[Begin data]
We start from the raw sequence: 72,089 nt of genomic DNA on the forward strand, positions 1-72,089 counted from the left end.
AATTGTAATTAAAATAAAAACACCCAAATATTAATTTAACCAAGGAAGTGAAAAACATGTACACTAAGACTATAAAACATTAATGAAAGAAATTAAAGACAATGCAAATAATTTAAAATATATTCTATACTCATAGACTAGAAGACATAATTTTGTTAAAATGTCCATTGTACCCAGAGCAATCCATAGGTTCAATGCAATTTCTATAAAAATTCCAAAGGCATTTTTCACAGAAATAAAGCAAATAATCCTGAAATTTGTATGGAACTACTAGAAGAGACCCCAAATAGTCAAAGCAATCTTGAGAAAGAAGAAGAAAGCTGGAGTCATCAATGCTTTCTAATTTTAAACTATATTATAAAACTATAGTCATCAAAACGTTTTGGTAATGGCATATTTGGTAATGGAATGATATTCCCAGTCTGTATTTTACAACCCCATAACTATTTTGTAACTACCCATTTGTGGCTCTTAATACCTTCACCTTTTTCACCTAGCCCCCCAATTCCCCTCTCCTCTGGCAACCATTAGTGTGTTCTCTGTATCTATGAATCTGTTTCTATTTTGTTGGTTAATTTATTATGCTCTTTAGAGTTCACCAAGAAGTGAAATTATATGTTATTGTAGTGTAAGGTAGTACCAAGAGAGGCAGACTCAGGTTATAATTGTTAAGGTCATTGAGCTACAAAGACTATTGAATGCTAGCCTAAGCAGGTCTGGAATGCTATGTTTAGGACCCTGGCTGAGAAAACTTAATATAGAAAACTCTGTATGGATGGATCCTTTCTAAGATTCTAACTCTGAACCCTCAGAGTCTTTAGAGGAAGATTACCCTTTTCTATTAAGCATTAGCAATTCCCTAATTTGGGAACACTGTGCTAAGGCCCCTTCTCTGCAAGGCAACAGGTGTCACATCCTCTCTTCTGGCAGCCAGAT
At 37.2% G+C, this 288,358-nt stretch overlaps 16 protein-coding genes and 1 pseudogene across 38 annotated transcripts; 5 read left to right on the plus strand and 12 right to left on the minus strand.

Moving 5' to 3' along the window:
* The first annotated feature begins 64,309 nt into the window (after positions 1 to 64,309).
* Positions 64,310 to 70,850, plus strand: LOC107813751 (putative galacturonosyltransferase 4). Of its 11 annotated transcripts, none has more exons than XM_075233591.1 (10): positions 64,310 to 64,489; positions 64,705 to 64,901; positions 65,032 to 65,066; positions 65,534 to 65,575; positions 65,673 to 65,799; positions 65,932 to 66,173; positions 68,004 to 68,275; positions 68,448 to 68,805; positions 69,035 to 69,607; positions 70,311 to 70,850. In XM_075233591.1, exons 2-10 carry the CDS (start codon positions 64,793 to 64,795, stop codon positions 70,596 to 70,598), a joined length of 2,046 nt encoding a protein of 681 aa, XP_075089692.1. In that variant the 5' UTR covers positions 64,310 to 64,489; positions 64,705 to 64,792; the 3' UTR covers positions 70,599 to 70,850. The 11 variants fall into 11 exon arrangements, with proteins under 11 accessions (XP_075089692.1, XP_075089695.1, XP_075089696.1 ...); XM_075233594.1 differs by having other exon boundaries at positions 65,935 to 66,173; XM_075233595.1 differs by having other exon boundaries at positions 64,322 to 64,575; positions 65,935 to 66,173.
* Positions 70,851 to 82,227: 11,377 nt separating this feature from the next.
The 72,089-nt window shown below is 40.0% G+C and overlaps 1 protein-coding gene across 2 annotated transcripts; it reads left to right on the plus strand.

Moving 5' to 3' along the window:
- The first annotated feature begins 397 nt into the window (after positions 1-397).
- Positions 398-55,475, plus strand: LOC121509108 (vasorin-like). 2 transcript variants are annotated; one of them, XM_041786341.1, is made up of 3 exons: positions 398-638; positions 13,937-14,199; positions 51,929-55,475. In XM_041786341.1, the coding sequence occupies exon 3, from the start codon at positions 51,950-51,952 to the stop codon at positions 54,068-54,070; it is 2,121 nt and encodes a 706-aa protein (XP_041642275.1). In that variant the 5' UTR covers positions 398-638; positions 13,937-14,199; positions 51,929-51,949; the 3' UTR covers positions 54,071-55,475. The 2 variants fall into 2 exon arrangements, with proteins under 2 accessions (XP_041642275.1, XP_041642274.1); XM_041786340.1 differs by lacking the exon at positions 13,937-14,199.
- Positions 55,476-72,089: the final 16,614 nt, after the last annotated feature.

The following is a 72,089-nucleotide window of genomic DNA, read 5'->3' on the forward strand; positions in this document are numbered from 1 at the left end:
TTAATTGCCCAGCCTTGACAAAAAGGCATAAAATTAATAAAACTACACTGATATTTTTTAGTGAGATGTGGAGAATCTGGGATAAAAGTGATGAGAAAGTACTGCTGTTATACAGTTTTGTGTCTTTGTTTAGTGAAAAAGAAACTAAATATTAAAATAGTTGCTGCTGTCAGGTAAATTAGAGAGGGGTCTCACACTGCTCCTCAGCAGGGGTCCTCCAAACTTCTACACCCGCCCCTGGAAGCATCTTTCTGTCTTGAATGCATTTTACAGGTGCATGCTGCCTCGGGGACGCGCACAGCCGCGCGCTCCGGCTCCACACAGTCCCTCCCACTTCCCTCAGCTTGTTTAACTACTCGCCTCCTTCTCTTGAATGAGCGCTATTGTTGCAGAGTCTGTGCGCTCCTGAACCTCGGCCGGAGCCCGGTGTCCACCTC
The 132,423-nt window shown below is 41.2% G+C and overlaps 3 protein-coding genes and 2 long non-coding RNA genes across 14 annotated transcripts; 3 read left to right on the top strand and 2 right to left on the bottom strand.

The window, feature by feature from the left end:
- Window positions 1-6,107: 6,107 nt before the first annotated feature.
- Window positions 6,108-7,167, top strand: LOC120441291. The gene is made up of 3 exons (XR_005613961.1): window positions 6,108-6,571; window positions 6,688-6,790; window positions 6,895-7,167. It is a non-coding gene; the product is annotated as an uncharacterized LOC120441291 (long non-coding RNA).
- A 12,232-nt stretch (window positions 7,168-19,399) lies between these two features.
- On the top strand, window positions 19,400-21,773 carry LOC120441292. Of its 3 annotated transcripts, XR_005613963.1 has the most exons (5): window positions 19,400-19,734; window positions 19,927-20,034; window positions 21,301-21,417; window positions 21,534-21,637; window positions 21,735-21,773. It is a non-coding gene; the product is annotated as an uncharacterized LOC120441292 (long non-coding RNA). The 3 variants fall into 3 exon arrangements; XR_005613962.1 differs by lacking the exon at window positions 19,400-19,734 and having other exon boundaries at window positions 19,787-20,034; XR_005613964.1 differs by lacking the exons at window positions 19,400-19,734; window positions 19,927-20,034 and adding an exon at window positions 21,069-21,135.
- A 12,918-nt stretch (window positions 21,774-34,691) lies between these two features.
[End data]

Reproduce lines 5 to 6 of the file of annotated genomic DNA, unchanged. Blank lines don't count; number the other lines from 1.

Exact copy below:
* The first annotated feature begins 64,309 nt into the window (after positions 1 to 64,309).
* Positions 64,310 to 70,850, plus strand: LOC107813751 (putative galacturonosyltransferase 4). Of its 11 annotated transcripts, none has more exons than XM_075233591.1 (10): positions 64,310 to 64,489; positions 64,705 to 64,901; positions 65,032 to 65,066; positions 65,534 to 65,575; positions 65,673 to 65,799; positions 65,932 to 66,173; positions 68,004 to 68,275; positions 68,448 to 68,805; positions 69,035 to 69,607; positions 70,311 to 70,850. In XM_075233591.1, exons 2-10 carry the CDS (start codon positions 64,793 to 64,795, stop codon positions 70,596 to 70,598), a joined length of 2,046 nt encoding a protein of 681 aa, XP_075089692.1. In that variant the 5' UTR covers positions 64,310 to 64,489; positions 64,705 to 64,792; the 3' UTR covers positions 70,599 to 70,850. The 11 variants fall into 11 exon arrangements, with proteins under 11 accessions (XP_075089692.1, XP_075089695.1, XP_075089696.1 ...); XM_075233594.1 differs by having other exon boundaries at positions 65,935 to 66,173; XM_075233595.1 differs by having other exon boundaries at positions 64,322 to 64,575; positions 65,935 to 66,173.